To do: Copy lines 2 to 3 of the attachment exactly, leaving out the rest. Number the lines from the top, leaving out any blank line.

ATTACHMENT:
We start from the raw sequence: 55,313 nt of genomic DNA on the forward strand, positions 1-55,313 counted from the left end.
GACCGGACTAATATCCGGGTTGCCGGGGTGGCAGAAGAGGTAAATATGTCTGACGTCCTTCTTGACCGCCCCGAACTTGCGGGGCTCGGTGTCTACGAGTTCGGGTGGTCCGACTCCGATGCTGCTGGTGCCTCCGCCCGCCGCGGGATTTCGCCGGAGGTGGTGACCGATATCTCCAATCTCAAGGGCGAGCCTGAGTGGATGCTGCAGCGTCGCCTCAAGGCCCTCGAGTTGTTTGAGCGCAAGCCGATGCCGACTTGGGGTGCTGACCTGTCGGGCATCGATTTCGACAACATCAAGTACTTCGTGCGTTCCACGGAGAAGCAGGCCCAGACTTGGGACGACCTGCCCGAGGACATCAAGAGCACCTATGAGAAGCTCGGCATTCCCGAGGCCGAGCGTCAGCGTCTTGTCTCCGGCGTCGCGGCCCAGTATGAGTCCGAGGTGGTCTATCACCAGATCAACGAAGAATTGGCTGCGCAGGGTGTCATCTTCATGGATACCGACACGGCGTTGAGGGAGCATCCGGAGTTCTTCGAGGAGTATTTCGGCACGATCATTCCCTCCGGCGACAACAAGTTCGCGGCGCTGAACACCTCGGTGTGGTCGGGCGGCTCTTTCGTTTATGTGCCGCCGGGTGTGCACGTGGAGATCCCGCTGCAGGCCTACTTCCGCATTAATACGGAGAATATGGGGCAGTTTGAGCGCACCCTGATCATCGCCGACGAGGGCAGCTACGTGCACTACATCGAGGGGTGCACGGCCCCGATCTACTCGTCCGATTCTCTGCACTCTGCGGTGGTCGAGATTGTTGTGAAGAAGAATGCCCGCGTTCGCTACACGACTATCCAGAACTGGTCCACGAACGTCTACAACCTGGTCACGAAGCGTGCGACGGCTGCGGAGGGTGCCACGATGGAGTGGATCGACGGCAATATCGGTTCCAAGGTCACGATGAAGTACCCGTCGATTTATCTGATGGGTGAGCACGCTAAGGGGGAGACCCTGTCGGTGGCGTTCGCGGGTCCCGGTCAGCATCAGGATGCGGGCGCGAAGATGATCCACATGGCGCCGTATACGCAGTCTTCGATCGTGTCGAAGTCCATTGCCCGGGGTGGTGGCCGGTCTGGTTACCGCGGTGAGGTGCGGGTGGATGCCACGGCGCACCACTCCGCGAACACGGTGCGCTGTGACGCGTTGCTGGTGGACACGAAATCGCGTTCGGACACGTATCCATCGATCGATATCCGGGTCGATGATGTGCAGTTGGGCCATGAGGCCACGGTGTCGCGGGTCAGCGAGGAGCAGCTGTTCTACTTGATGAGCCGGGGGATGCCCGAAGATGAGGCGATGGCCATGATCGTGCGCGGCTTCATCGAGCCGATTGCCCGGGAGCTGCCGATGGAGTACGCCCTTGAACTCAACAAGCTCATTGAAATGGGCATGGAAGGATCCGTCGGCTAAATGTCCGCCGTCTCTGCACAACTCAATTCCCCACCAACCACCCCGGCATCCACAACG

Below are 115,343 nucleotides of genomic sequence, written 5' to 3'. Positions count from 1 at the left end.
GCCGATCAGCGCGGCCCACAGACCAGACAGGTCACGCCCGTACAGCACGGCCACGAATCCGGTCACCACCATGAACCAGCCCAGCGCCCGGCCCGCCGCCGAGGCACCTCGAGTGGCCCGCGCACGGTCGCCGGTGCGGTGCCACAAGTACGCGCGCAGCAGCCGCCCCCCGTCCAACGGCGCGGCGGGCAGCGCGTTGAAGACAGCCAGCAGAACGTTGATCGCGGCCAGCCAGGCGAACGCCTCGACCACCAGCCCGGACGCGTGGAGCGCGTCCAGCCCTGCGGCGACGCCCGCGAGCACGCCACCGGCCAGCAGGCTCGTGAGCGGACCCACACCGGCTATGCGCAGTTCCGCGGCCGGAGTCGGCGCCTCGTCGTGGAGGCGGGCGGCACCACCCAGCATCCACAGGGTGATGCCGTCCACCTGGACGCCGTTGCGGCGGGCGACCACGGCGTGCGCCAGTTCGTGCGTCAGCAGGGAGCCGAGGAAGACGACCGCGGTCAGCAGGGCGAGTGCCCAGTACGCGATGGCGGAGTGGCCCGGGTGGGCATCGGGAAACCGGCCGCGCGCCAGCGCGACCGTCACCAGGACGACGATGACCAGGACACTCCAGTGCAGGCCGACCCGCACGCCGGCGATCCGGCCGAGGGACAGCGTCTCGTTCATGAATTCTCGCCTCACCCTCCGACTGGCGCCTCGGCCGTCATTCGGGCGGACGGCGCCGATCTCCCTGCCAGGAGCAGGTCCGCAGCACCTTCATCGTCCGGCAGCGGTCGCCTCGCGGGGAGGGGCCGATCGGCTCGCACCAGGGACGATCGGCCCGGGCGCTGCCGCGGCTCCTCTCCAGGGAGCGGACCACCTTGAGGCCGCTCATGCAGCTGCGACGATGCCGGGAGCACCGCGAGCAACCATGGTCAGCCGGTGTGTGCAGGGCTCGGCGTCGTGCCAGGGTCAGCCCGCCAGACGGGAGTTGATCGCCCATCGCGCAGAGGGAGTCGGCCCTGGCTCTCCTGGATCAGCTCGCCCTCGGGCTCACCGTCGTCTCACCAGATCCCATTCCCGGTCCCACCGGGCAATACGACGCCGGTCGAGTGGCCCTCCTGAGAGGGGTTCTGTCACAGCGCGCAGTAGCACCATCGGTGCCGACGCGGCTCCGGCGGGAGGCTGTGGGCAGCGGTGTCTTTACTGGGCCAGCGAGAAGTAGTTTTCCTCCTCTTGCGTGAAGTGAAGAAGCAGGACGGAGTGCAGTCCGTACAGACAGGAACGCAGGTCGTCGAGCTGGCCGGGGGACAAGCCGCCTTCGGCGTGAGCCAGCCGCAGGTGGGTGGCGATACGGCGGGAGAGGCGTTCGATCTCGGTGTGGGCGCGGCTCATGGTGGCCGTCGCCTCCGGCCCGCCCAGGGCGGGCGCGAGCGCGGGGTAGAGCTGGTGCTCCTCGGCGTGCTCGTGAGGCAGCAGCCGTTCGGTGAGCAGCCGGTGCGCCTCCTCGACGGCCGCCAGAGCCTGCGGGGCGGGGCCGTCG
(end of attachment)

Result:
GACCGGACTAATATCCGGGTTGCCGGGGTGGCAGAAGAGGTAAATATGTCTGACGTCCTTCTTGACCGCCCCGAACTTGCGGGGCTCGGTGTCTACGAGTTCGGGTGGTCCGACTCCGATGCTGCTGGTGCCTCCGCCCGCCGCGGGATTTCGCCGGAGGTGGTGACCGATATCTCCAATCTCAAGGGCGAGCCTGAGTGGATGCTGCAGCGTCGCCTCAAGGCCCTCGAGTTGTTTGAGCGCAAGCCGATGCCGACTTGGGGTGCTGACCTGTCGGGCATCGATTTCGACAACATCAAGTACTTCGTGCGTTCCACGGAGAAGCAGGCCCAGACTTGGGACGACCTGCCCGAGGACATCAAGAGCACCTATGAGAAGCTCGGCATTCCCGAGGCCGAGCGTCAGCGTCTTGTCTCCGGCGTCGCGGCCCAGTATGAGTCCGAGGTGGTCTATCACCAGATCAACGAAGAATTGGCTGCGCAGGGTGTCATCTTCATGGATACCGACACGGCGTTGAGGGAGCATCCGGAGTTCTTCGAGGAGTATTTCGGCACGATCATTCCCTCCGGCGACAACAAGTTCGCGGCGCTGAACACCTCGGTGTGGTCGGGCGGCTCTTTCGTTTATGTGCCGCCGGGTGTGCACGTGGAGATCCCGCTGCAGGCCTACTTCCGCATTAATACGGAGAATATGGGGCAGTTTGAGCGCACCCTGATCATCGCCGACGAGGGCAGCTACGTGCACTACATCGAGGGGTGCACGGCCCCGATCTACTCGTCCGATTCTCTGCACTCTGCGGTGGTCGAGATTGTTGTGAAGAAGAATGCCCGCGTTCGCTACACGACTATCCAGAACTGGTCCACGAACGTCTACAACCTGGTCACGAAGCGTGCGACGGCTGCGGAGGGTGCCACGATGGAGTGGATCGACGGCAATATCGGTTCCAAGGTCACGATGAAGTACCCGTCGATTTATCTGATGGGTGAGCACGCTAAGGGGGAGACCCTGTCGGTGGCGTTCGCGGGTCCCGGTCAGCATCAGGATGCGGGCGCGAAGATGATCCACATGGCGCCGTATACGCAGTCTTCGATCGTGTCGAAGTCCATTGCCCGGGGTGGTGGCCGGTCTGGTTACCGCGGTGAGGTGCGGGTGGATGCCACGGCGCACCACTCCGCGAACACGGTGCGCTGTGACGCGTTGCTGGTGGACACGAAATCGCGTTCGGACACGTATCCATCGATCGATATCCGGGTCGATGATGTGCAGTTGGGCCATGAGGCCACGGTGTCGCGGGTCAGCGAGGAGCAGCTGTTCTACTTGATGAGCCGGGGGATGCCCGAAGATGAGGCGATGGCCATGATCGTGCGCGGCTTCATCGAGCCGATTGCCCGGGAGCTGCCGATGGAGTACGCCCTTGAACTCAACAAGCTCATTGAAATGGGCATGGAAGGATCCGTCGGCTAAATGTCCGCCGTCTCTGCACAACTCAATTCCCCACCAACCACCCCGGCATCCACAACG

Below are 115,343 nucleotides of genomic sequence, written 5' to 3'. Positions count from 1 at the left end.